Today in the US, people from Spanish-speaking countries in the Americas are called by various names: Hispanic, Latino, Chicano, etc. What was the term used by Americans for such people in the 1800s?

If you answer the question, please also let me know if the term you give is/was considered derogatory, so I'll know if I have to be careful to put it in the right context.

  • 4
    Interesting. As I worked my answer, it changed a lot, and ended up completely different from what I thought it would be. That's the mark of a really good question in my book. +1
    – T.E.D.
    May 16, 2012 at 13:58
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    what about just calling them "people"? Why are Americans so obsessed with putting race labels on people while at the same time claiming to be a melting pot and not care about race?
    – jwenting
    Apr 18, 2013 at 6:44
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    @jwenting, make that a question, and you might get some great answers. As a comment, it just sounds snarky.
    – Joe
    Apr 19, 2013 at 2:55
  • @Joe make that a question and it gets downvoted a hundred times as being "racist" by the same people who claim to be colour blind and don't want to get it rubbed in their face that they're anything but.
    – jwenting
    Apr 19, 2013 at 5:29
  • There are many answers, regional, with regard to origin, and in register. Noone has yet mentioned "greaser" nor "Californian". Nov 9, 2017 at 7:10

4 Answers 4


There just weren't a lot of such people in the US in the 1800's, at least until the Mexican/American war. No census bothered to count them, which is a pretty good indication right there. At the beginning of the century the census just counted "free white", "slave", and "free colored". After the Civil war, they dropped slave, and split non-white into "black" and "mulatto" for a while, then "mulatto" was dropped and "indian" was added, then at the end of the century "Chinese" was added.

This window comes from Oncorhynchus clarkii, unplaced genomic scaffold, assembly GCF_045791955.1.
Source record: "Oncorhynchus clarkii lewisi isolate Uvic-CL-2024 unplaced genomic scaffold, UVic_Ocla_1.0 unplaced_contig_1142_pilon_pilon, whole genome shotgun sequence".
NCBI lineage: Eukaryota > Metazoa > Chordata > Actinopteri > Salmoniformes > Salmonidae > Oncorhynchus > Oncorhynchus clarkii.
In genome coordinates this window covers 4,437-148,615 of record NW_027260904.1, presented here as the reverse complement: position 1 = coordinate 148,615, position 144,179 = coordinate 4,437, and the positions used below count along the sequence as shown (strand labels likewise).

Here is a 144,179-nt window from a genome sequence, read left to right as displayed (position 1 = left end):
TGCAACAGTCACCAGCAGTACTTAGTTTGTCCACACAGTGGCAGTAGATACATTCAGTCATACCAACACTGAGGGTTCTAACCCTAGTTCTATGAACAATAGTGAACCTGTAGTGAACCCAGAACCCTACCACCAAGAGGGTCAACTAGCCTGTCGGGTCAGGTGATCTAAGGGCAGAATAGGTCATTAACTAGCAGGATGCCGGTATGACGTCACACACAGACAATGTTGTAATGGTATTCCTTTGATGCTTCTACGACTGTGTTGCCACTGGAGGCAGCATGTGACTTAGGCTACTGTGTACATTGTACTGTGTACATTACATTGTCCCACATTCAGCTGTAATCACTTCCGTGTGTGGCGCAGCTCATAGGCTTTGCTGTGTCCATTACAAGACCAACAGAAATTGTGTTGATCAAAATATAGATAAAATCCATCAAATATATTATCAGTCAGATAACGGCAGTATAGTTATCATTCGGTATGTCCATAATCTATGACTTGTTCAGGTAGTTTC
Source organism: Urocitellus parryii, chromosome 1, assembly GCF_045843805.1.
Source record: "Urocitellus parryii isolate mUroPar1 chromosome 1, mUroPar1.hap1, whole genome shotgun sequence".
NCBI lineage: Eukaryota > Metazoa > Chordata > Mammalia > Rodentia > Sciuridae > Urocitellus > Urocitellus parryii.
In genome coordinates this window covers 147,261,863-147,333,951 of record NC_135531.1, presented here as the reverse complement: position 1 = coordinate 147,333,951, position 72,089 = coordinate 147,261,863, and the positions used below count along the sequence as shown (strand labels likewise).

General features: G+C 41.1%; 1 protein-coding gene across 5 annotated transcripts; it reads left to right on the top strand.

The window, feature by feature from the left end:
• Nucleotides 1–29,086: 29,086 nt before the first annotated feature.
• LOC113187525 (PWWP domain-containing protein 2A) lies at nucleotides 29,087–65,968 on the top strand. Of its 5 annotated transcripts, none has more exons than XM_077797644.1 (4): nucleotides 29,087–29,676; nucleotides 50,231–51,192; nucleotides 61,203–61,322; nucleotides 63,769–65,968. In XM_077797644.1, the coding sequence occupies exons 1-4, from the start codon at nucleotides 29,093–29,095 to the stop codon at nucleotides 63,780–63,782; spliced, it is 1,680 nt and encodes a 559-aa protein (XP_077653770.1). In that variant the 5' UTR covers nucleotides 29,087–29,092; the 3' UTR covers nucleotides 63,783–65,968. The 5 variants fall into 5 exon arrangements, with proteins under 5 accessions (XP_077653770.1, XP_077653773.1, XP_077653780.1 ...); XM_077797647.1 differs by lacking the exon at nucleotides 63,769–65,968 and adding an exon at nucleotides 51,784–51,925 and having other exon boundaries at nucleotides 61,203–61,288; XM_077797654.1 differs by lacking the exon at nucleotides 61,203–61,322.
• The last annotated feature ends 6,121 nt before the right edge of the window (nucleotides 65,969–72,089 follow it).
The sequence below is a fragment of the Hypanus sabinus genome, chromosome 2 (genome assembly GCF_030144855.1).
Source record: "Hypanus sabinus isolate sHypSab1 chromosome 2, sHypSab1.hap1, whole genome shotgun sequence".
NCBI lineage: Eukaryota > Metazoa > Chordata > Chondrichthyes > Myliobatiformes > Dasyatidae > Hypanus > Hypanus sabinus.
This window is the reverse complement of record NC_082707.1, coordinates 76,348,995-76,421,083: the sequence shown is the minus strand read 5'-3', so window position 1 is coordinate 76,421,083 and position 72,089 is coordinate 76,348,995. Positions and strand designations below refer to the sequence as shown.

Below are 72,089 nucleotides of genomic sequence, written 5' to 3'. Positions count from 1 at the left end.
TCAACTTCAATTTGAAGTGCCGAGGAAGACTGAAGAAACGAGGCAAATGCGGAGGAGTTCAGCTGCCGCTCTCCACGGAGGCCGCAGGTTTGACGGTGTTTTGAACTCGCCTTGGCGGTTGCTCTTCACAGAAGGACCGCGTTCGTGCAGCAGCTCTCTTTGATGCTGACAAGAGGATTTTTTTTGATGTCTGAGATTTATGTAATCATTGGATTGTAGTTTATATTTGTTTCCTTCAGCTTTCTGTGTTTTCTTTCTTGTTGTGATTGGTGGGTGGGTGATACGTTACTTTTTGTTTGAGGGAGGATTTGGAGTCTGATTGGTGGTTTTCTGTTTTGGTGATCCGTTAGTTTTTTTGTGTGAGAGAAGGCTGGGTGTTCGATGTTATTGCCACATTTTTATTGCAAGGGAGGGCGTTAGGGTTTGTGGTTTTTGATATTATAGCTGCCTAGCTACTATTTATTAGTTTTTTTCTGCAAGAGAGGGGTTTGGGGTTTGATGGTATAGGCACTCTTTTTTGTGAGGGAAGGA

That gives you a pretty good idea of how the 19th century mind looked at the composistion of the USA.

In the 70's where I grew up in Oklahoma it was common to refer to "Mexicans". Some would say this was reasonable due to that country's preponderance in what we call the "Hispanic" demographic today, while others considered it a kind of ugly ignorance. The later attitude won out, and referring to groups of people as "Mexicans" is now considered offensive by a lot of people. I still today get in trouble sometimes for referring to "Mexicans" on my soccer team, even though the people I am referring to are in fact Mexican citizens.

However, this clearly goes further back. The first attempt by the census to count this demographic back in 1930 was in fact a new "race" category called "Mexican". The 1890's are just as close to 1930 as 1970 is, and they most likely didn't invent that "race" name on the spot. So I think its fair to extrapolate that in the later 1800's this was probably already going on, and in fact "Mexican" was being used for what today we would call "Hispanic".